“Death, Finances and How Many of Us Get Our Money Needs Wrong,” by Josh Zumbrun, Wall Street Journal
“The good news is that many Americans live a lot longer than they expect. The bad news is that this often leads to financial regret as they realize, sometimes too late, they might have claimed Social Security too early, passed up the opportunity to buy annuities or long-term-care insurance, or simply undersaved for all those added years of retirement. Demographers and actuaries make the following distinction between life expectancy and longevity: Life expectancy refers to the average number of years someone will live from a given age, whereas longevity refers to how long he or she might live if everything goes well, typically expressed as the probability of living beyond a certain age such as 85, 90 or even 100. A growing body of evidence shows that many people are ignorant of their so-called longevity risk—the probability of living a very long time—and the complications that presents.” (Emphasis added.)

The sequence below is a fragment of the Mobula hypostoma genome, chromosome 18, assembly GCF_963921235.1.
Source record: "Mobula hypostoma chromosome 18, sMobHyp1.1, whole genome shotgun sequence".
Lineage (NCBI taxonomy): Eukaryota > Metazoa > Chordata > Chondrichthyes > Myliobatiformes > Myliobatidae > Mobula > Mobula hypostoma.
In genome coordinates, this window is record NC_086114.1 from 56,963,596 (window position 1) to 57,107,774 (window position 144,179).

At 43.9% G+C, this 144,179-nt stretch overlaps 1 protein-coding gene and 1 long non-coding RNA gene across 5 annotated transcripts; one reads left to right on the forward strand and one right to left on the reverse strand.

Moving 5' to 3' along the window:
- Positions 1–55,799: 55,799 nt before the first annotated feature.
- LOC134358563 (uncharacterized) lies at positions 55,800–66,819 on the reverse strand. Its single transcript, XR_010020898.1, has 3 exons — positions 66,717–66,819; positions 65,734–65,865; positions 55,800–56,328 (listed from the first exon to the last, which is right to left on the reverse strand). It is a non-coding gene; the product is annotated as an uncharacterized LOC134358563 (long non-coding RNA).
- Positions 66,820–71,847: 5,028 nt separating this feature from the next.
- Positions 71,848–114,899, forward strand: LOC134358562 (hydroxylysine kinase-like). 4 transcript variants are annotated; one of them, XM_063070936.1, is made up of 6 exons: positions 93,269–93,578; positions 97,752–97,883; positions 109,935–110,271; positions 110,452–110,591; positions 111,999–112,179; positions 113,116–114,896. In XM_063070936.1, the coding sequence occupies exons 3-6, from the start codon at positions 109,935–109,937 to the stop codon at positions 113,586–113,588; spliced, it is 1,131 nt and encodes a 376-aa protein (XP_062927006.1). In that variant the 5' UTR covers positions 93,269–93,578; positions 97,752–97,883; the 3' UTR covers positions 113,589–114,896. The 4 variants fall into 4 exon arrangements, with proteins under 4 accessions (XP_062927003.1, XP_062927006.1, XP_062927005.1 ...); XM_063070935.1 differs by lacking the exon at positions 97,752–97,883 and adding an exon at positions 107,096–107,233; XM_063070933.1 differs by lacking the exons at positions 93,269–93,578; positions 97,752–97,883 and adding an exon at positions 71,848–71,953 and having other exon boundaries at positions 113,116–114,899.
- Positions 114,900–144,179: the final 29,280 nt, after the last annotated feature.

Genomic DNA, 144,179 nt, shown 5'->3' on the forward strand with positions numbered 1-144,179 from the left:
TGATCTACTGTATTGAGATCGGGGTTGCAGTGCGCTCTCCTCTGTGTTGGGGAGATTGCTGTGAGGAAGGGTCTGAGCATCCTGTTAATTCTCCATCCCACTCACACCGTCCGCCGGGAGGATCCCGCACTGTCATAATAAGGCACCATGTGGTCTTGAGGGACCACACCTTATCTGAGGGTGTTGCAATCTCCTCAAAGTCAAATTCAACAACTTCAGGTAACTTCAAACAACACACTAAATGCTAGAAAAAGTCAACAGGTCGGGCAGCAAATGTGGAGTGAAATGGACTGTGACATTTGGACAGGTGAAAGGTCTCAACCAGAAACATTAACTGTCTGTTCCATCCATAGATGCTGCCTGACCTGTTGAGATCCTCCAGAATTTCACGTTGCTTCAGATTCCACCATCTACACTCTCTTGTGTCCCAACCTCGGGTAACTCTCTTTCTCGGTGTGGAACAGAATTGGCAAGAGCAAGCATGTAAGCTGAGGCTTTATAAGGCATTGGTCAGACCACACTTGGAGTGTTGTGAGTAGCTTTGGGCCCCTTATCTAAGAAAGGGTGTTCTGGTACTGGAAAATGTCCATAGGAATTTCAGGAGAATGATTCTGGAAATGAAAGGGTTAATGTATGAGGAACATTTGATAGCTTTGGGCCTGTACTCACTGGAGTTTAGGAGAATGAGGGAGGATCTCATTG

LTC Comment, Stephen A. Moses, President, Center for Long-Term Care Reform:
The longer people live the higher the probability that long-term care will catch up with them. Therefore, most aging Americans should focus on longevity risk rather than life expectancy when considering LTC insurance. LTCI producers should emphasize this distinction in their sales and marketing. It is made clearly and persuasively in this article. If you have access to the Wall Street Journal, check it out today. If not, I can forward a limited number of copies to Center members from our subscription. Just ask.
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